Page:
The confirmation hearings of Supreme Court nominee Brett Kavanaugh have been most notable for what Kavanaugh has refused to say: what he believes to be the correct law on abortion rights, gay rights, same-sex marriage, presidential executive authority, immigration, and a host of other timely subjects. "One of the major concerns with Brett Kavanaugh is that Trump might have nominated him specifically because Kavanaugh believes sitting presidents shouldn't be subpoenaed or indicted," Trevor Noah said on Thursday's Daily Show. "And some people are worried that Kavanaugh might even have made a deal with Trump's [former] personal lawyer, Marc Kasowitz, basically saying we'll put you on the court if you promise to protect the president from Robert Mueller."
"Now, we don't know if Kavanaugh actually met with Trump's lawyer, but when California Sen. Kamala Harris asked him about it yesterday, Kavanaugh did himself no favors," Noah said, playing part of their intense and kind of bizarre back-and-forth. "Wow, Kavanaugh did not look good in that exchange. It's like if they asked a suspect at a murder trial, 'Where were you on the night of the 13th?' and he was like, 'Uhhh, where shouldn't I have been? Wherever the murder happened, that's where I was.'" Noah was not persuaded by Kavanaugh hiding behind "precedent" to avoid answering questions on abortion rights, but he was impressed with Harris' pointed question to him on that subject.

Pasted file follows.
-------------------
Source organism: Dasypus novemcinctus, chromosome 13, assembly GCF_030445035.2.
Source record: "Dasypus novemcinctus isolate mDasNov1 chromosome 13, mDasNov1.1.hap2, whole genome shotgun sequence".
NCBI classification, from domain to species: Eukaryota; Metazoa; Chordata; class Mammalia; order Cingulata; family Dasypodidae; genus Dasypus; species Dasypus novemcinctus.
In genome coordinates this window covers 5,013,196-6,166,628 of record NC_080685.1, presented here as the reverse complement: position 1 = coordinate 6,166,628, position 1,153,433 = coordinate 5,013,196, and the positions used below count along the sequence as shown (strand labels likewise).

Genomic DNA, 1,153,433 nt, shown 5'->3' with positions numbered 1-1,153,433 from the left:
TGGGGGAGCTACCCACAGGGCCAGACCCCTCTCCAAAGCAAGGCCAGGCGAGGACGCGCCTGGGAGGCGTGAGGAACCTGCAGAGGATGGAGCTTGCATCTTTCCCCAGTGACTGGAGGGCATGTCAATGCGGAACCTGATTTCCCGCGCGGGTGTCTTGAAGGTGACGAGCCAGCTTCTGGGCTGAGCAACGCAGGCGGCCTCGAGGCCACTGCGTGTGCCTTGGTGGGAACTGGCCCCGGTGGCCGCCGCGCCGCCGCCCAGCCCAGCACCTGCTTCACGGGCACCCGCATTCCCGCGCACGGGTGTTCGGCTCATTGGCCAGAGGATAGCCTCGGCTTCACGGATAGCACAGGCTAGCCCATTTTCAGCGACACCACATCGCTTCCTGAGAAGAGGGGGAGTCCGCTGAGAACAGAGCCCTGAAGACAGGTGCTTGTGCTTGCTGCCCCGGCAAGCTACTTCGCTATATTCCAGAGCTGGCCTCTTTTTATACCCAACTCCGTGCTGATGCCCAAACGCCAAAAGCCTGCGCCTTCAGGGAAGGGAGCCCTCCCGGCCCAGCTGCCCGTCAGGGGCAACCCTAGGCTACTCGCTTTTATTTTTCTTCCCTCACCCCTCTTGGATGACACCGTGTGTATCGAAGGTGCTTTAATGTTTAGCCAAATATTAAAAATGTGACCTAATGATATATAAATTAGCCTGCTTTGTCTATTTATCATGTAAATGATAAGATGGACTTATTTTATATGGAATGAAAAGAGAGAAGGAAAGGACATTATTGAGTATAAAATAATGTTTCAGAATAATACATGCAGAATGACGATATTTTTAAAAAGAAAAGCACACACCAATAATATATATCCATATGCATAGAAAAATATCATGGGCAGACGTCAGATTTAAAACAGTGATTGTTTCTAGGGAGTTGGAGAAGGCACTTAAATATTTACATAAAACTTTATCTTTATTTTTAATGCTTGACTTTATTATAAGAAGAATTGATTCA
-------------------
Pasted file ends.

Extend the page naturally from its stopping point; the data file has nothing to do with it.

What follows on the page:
In Thursday's hearings, Kavanaugh acknowledged that he was friends with one lawyer at Kasowitz Benson Torres, Ed McNally, but insisted he'd had no "inappropriate conversations about that investigation with anyone." A spokesman for the law firm said Thursday that "there have been no discussions regarding Robert Mueller's investigation between Judge Kavanaugh and anyone at our firm." Theoretically, any conversation of the Mueller investigation Kavanaugh had with Kasowitz's firm could be grounds for him to have to recuse himself in any case involving the Trump-Russia investigation. Peter Weber